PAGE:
In the last months I've been busy with the Epsilon project. I was contacted by a guitar maker in Sweden who proposed me to conceive an ergonomic guitar and have a prototype built - and if things work create a company to have it released… We took plenty of time to exchange about what we really wanted and settled on this model, that I roughly built out of foam. The model should go to a luthier soon... More information on this project when things evolve!

Sunday, October 27, 2013

Friday, October 25, 2013

more sketches

music of the week: I easily listen to pop music from Mali or China or Nunavut, more rarely from France (I'm French for those who didn't figure it out), but I just rediscover the 1982 album of Alain Bashung, Play Blessures, and it's as good as it was back in the day - even better perhaps...

Saturday, October 19, 2013

more sketches

music of the week: I'm still listening to plenty of stuff lately, mostly electronic music, maybe due to my last acquisitions. And when it comes to electronic pop music, nothing can beat Liaisons Dangereuses, who kind of exhausted the genre in one album in 1981... After 30 years, each time I listen to it, I'm  still impressed - and I want to dance.

Thursday, October 17, 2013

Standuino workshop and DIY synths

I've had another interesting week-end, since last saturday I joined a workshop to build a Standuino Micro Granny - a DIY digital granular sampler. This time I had reading glasses and a magnifier so I managed to properly solder about 200 points, including minuscule ones to connect a micro-chip and a micro DC card slot, also plenty of resistors, diodes, capacitors, LEDs and stuff. I'm very happy with this little noise machine, on which I can upload over a hundred samples and edit or modify them in real time (with bitcrusher, LFO, pitch shifter, and Standuino specific looping effect). Its MIDI socket  allows to plug it in a MIDI keyboard and use the samples as instrument sounds - and the sound quality is good enough to use it on stage like a more standard electronic instrument. And since I tremendously improved my soldering skills, I also acquired its baby brother, the Standuino Fra Angelico DIY digital synth, that I should build soon before I forget everything…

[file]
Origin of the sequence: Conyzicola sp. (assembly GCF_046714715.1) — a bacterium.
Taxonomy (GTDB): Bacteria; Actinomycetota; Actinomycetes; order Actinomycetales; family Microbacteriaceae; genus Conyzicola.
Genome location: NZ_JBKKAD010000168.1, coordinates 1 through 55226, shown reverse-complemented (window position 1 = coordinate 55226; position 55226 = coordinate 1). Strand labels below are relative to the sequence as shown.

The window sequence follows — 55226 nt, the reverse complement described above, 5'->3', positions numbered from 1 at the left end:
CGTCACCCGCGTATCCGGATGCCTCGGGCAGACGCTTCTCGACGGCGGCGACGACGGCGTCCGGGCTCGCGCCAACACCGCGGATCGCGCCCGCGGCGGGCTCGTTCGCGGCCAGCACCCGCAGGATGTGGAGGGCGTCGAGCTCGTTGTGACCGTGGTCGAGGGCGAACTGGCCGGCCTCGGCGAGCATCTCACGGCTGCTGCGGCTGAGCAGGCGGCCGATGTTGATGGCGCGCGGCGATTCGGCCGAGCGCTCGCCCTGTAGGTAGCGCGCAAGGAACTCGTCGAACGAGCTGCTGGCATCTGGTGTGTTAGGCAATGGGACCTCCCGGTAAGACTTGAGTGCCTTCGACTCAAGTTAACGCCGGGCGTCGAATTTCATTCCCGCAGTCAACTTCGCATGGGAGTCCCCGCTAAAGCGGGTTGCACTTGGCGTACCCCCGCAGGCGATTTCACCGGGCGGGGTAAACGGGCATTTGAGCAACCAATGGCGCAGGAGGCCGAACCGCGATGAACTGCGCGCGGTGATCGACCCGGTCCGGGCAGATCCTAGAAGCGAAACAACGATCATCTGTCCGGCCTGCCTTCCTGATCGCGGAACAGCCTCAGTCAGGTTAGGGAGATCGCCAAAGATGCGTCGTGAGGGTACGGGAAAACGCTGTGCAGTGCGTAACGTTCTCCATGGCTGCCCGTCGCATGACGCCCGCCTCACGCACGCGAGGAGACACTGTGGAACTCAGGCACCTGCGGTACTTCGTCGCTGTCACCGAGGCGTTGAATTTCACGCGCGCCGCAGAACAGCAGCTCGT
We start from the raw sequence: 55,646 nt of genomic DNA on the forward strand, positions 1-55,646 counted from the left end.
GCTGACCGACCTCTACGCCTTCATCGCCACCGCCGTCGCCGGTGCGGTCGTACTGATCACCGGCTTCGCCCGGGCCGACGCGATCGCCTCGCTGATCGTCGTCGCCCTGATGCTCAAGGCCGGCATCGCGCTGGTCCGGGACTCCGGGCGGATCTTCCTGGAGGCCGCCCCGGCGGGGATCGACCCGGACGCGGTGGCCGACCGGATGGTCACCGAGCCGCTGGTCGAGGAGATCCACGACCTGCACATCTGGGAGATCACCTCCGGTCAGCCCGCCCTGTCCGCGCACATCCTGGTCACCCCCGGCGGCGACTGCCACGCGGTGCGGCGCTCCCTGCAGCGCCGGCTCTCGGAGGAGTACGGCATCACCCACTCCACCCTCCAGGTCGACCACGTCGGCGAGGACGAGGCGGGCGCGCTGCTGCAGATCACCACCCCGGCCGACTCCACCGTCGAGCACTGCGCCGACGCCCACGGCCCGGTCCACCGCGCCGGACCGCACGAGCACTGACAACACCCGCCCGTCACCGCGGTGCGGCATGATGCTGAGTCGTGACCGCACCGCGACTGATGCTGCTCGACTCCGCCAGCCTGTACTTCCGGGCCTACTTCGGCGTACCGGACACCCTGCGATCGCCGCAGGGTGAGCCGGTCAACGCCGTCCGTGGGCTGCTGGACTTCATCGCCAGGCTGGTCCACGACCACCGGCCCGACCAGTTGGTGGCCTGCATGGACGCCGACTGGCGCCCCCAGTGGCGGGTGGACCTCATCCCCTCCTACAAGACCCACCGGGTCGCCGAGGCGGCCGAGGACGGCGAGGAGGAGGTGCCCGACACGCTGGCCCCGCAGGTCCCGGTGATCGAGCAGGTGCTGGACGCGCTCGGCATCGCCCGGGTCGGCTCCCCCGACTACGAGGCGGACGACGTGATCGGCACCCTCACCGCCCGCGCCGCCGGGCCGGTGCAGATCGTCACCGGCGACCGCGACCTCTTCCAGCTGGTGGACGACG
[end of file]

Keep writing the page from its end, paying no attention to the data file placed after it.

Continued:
But what is Standuino you'll ask? Well it's a cool project from Czech Republic combining DIY technology, art and music, that released a few Arduino microchip-based instruments (as kit or not). They've been organizing several workshops in Europe to help building their kits and create an international network of musicians and artists (known as The Orchestra). They have a very interesting background, that they're happy to share while we're bend on our soldering. Like people of their generation, they got into DIY technology through the Internet and brand new digital stuff such as Arduino, that is now used by everybody around the world. But when they started to show their projects to their families, they figured out that most people from their parents and teachers generation who used to live in pre-consumer society Czechoslovakia had unsuspected skills in electronics, since they learned to fix by themselves all  kind of electronic devices that they wouldn't dump and replace when they'd go out of work - then created their own stuff. Standuino stands between these two influences, Internet-age technology and already almost forgotten modernist past, and it feels good.

We ended the workshop by a small improvised (though conducted) concert with more story telling (to know more you'll have to assist to one of these concerts!)(see the video at the bottom of this post). I've had a good time, learned a lot - including new skills -, had a lot of fun, met interesting and passionate people, left with a good instrument that I will include in the set of my new music project, and since I'm now a member of the Orchestra, I should perform all the future concerts that will happen in my area!

Thanks to Ines Birkhan for shooting the video and Daniel Schorno for introducing me to Standuino...